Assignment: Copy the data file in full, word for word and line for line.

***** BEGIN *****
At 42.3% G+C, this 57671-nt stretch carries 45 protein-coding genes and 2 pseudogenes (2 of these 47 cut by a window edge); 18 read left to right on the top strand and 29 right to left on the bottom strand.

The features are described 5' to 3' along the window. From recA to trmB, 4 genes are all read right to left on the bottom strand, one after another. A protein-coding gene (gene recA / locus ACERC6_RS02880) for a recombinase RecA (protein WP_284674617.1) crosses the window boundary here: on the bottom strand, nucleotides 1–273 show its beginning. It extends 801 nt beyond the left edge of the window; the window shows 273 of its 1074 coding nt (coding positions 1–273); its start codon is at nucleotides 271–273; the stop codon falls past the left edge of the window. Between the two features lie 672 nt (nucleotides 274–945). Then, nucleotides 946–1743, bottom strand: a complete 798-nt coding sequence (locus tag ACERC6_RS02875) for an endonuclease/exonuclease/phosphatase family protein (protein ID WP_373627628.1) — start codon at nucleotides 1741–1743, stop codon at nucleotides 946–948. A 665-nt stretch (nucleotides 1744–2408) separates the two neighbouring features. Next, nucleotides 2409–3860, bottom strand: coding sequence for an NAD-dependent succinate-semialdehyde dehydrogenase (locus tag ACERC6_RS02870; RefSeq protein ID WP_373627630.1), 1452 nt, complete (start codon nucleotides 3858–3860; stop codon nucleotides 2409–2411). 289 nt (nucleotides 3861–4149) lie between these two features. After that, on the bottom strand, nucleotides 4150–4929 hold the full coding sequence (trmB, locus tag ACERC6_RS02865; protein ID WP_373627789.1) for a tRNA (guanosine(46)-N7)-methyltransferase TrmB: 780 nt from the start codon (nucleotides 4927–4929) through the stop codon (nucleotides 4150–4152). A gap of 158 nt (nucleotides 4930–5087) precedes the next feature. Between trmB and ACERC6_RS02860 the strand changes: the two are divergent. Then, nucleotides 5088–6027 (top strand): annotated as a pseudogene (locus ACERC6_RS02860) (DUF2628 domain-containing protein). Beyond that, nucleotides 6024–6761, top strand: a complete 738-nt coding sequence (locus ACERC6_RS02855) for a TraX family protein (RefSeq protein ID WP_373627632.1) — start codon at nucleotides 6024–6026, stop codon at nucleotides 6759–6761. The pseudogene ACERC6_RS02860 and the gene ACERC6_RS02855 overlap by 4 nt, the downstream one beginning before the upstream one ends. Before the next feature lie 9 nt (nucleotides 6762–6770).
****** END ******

At 42.3% G+C, this 57671-nt stretch carries 45 protein-coding genes and 2 pseudogenes (2 of these 47 cut by a window edge); 18 read left to right on the top strand and 29 right to left on the bottom strand.

The features are described 5' to 3' along the window. From recA to trmB, 4 genes are all read right to left on the bottom strand, one after another. A protein-coding gene (gene recA / locus ACERC6_RS02880) for a recombinase RecA (protein WP_284674617.1) crosses the window boundary here: on the bottom strand, nucleotides 1–273 show its beginning. It extends 801 nt beyond the left edge of the window; the window shows 273 of its 1074 coding nt (coding positions 1–273); its start codon is at nucleotides 271–273; the stop codon falls past the left edge of the window. Between the two features lie 672 nt (nucleotides 274–945). Then, nucleotides 946–1743, bottom strand: a complete 798-nt coding sequence (locus tag ACERC6_RS02875) for an endonuclease/exonuclease/phosphatase family protein (protein ID WP_373627628.1) — start codon at nucleotides 1741–1743, stop codon at nucleotides 946–948. A 665-nt stretch (nucleotides 1744–2408) separates the two neighbouring features. Next, nucleotides 2409–3860, bottom strand: coding sequence for an NAD-dependent succinate-semialdehyde dehydrogenase (locus tag ACERC6_RS02870; RefSeq protein ID WP_373627630.1), 1452 nt, complete (start codon nucleotides 3858–3860; stop codon nucleotides 2409–2411). 289 nt (nucleotides 3861–4149) lie between these two features. After that, on the bottom strand, nucleotides 4150–4929 hold the full coding sequence (trmB, locus tag ACERC6_RS02865; protein ID WP_373627789.1) for a tRNA (guanosine(46)-N7)-methyltransferase TrmB: 780 nt from the start codon (nucleotides 4927–4929) through the stop codon (nucleotides 4150–4152). A gap of 158 nt (nucleotides 4930–5087) precedes the next feature. Between trmB and ACERC6_RS02860 the strand changes: the two are divergent. Then, nucleotides 5088–6027 (top strand): annotated as a pseudogene (locus ACERC6_RS02860) (DUF2628 domain-containing protein). Beyond that, nucleotides 6024–6761, top strand: a complete 738-nt coding sequence (locus ACERC6_RS02855) for a TraX family protein (RefSeq protein ID WP_373627632.1) — start codon at nucleotides 6024–6026, stop codon at nucleotides 6759–6761. The pseudogene ACERC6_RS02860 and the gene ACERC6_RS02855 overlap by 4 nt, the downstream one beginning before the upstream one ends. Before the next feature lie 9 nt (nucleotides 6762–6770).